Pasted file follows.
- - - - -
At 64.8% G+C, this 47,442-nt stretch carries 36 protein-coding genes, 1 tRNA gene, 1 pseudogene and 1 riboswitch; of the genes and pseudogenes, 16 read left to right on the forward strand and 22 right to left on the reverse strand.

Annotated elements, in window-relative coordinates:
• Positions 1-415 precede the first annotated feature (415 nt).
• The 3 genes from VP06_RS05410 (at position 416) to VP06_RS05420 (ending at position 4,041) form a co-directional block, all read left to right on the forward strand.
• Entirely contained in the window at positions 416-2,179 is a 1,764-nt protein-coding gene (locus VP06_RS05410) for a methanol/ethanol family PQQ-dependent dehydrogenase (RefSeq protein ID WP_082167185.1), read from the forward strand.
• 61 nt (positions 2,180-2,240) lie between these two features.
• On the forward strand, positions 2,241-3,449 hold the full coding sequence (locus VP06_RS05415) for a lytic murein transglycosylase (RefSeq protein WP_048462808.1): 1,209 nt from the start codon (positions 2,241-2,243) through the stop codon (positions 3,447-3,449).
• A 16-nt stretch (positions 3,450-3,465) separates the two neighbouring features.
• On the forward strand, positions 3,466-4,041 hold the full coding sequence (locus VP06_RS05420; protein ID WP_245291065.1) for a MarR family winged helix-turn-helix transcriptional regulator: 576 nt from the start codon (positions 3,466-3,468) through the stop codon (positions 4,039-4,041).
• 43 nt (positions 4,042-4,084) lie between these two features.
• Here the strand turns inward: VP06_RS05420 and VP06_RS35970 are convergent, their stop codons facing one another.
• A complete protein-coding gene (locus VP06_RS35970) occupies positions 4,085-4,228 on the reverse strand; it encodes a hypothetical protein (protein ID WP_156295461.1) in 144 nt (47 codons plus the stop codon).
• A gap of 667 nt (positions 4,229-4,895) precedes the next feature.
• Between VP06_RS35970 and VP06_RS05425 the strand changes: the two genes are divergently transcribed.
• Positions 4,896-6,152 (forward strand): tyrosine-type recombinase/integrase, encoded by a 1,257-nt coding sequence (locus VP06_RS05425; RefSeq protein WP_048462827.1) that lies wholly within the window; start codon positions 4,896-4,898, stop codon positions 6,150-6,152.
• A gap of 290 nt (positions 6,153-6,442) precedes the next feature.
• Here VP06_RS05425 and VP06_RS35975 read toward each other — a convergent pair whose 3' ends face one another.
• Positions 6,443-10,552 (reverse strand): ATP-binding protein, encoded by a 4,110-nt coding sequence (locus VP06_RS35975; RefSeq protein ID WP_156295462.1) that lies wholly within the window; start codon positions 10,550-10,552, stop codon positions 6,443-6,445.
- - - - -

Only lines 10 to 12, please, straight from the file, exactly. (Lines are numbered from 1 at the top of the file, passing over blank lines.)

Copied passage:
• 43 nt (positions 4,042-4,084) lie between these two features.
• Here the strand turns inward: VP06_RS05420 and VP06_RS35970 are convergent, their stop codons facing one another.
• A complete protein-coding gene (locus VP06_RS35970) occupies positions 4,085-4,228 on the reverse strand; it encodes a hypothetical protein (protein ID WP_156295461.1) in 144 nt (47 codons plus the stop codon).